Jews, Muslims and Christians can seek, and do seek, stability in the Holy Land.
In the Israeli-Palestinian search for peace, most people see religious influences as far more harmful than helpful. That negative perception is founded in fact. Movements from inside all three monotheist traditions support political stances that work against peaceful resolution of the Holy Land conflict.
Some Muslims believe God ordains and blesses violent acts of suicide bombers against Israeli Jews.
Some Jews insist that God has promised them eternally all the land "from the river to the sea" and that Palestinians living on parts of it don't belong there.
Some Christians (mostly Americans), identifying as Christian Zionists, insist that Jews alone must control all of the Holy Land to usher in Christ's second coming.
But the struggle for justice and peace in that land will never be resolved by groups telling other groups, in effect: "God wants us to win and you to lose."
On the ground in Israel and Palestine, significant numbers of Jews, Christians and Muslims meet regularly to promote peace. These are ordinary people who believe that developing sustained, respectful relationships powerfully serves the cause of peace. Simultaneously, leaders of traditional Jewish, Christian and Muslim communities meet below the radar screen, working privately to develop ways to influence Israeli and Palestinian governments. They help prepare the ground in both communities for the triumph of peace and justice that people long for, in the land they all call home.
Locally, a newly formed group, Minnesota Advocates for Israeli-Palestinian Peace (MAIPP), links persons of Jewish, Christian and Muslim heritage who have a common goal. We advocate to U.S. officials for direct diplomatic intervention to achieve a just and lasting peace in the war-torn region, while pressing members of our own communities to work persistently for peace.
All MAIPP members are passionate peace activists. All have roots in one of the Abrahamic faith communities. All decry the ways in which extremists of our three religions contribute to the perpetuation of violence and injustice in the Middle East, believing their political actions are inspired by their God. All understand that our three faiths share passion for peace, the call to seek justice in human societies, profound respect for "the other" and commitment to coexistence of all who dwell on earth.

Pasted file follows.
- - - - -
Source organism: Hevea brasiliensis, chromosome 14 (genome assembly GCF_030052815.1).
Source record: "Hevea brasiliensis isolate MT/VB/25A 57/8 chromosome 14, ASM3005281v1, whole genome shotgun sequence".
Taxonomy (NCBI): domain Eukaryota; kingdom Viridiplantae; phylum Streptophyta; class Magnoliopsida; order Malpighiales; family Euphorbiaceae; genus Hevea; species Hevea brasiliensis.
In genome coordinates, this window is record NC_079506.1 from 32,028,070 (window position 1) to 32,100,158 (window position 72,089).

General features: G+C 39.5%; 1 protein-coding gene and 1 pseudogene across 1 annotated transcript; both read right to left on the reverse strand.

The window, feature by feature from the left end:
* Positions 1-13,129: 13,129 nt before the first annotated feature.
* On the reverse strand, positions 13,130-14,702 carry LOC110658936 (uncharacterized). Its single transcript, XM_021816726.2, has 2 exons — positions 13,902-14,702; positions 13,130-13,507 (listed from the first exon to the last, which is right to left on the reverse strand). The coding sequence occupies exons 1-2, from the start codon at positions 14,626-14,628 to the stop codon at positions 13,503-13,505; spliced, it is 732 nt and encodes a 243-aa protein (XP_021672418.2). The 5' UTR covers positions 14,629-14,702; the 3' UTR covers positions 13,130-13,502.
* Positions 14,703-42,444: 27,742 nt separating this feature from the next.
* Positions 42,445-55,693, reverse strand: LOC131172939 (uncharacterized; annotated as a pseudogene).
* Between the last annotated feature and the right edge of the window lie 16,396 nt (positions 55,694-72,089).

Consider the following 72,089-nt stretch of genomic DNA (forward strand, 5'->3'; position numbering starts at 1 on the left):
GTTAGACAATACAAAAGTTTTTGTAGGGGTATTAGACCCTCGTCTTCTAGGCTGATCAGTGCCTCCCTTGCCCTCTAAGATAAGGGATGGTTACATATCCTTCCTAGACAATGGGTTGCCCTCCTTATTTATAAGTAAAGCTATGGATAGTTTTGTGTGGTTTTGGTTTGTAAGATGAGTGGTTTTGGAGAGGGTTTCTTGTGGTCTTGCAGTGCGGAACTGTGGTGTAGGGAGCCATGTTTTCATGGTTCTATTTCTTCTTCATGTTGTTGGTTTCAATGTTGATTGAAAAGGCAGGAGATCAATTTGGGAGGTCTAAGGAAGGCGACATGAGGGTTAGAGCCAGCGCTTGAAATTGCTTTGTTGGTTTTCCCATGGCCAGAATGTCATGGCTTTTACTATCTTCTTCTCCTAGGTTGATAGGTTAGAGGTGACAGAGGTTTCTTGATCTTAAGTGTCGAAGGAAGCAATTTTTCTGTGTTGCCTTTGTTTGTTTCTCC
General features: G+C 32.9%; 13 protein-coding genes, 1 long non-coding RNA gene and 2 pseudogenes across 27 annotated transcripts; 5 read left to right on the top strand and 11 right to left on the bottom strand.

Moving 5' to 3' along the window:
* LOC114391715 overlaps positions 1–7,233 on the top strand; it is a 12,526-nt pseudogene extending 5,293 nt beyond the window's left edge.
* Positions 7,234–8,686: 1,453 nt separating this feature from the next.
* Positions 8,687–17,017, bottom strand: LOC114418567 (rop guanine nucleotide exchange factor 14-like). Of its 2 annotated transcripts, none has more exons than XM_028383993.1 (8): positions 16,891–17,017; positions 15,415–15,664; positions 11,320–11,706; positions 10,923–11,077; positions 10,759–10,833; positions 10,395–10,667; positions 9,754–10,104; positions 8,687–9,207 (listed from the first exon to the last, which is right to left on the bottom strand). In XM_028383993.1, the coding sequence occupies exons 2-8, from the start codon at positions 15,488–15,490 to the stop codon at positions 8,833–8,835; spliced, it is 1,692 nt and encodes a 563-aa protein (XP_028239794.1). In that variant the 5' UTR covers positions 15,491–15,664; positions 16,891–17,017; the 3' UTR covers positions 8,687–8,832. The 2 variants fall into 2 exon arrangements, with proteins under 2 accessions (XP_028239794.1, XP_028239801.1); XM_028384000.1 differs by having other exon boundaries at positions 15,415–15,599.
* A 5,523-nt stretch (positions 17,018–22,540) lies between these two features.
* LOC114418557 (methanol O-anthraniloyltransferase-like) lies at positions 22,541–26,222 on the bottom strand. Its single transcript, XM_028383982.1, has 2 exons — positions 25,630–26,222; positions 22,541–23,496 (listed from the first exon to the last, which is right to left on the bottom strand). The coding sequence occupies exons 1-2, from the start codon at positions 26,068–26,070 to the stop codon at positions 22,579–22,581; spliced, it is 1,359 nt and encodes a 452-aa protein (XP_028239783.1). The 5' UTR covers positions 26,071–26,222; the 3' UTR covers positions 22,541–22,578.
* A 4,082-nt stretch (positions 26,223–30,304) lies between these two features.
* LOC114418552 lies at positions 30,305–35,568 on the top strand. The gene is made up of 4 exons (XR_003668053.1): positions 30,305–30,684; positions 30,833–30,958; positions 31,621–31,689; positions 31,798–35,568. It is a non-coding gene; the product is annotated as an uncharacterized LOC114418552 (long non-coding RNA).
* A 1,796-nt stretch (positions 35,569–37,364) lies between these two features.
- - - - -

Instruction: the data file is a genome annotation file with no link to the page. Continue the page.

We reject any thesis that the relationship of the monotheist faith communities must be one of conflict. We recall that, for most of the past 1,500 years, people from the three traditions did coexist with relative peace in that land sliver at the Mediterranean's southeast corner. When the Arabs took back Jerusalem from the Crusaders, Jewish families were welcomed to restore the holy city's multifaith character. And while Jews suffered centuries of Christian anti-Semitism in Europe, they generally flourished in most of the Arab world.
It is precisely this promise of peaceful relationships that shapes MAIPP's work. Our multifaith, multicultural group of peacemakers seeks to help both community members and elected officials move beyond the usual polarizing way of viewing the conflict. We urge Minnesotans to move beyond being pro-Palestinian or pro-Israeli. We seek a third way: pursuit of a just peace for both peoples, without which neither community can thrive.
We support policies by our own government that hold precisely this promise. Thus the goal is two sovereign states living together with security and mutual respect.
This result best serves the interests of Israelis and Palestinians alike. As President Obama has stressed, it also serves the national self-interest of the United States.
To truly support a peaceful resolution serving both parties to the conflict, we must impede the impulse to cheer and protest only for "our side." This most serious of "games" can be won only if all of us stop and ask, "What will truly benefit all peoples affected by this century-old tragedy? What will help create a peaceful future for all children of the region?"
Amy Eilberg, Mendota Heights, is a rabbi. She works at the Jay Phillips Center for Interfaith Learning at the University of St. Thomas. Wael Khouli, a Muslim, is a St. Paul physician and member of American Arab Anti-Discrimination Committee. Charles Lutz, Minneapolis, is a Christian and is Minnesota coordinator of Churches for Middle East Peace.
The Opinion section is produced by the Editorial Department to foster discussion about key issues. The Editorial Board represents the institutional voice of the Star Tribune and operates independently of the newsroom.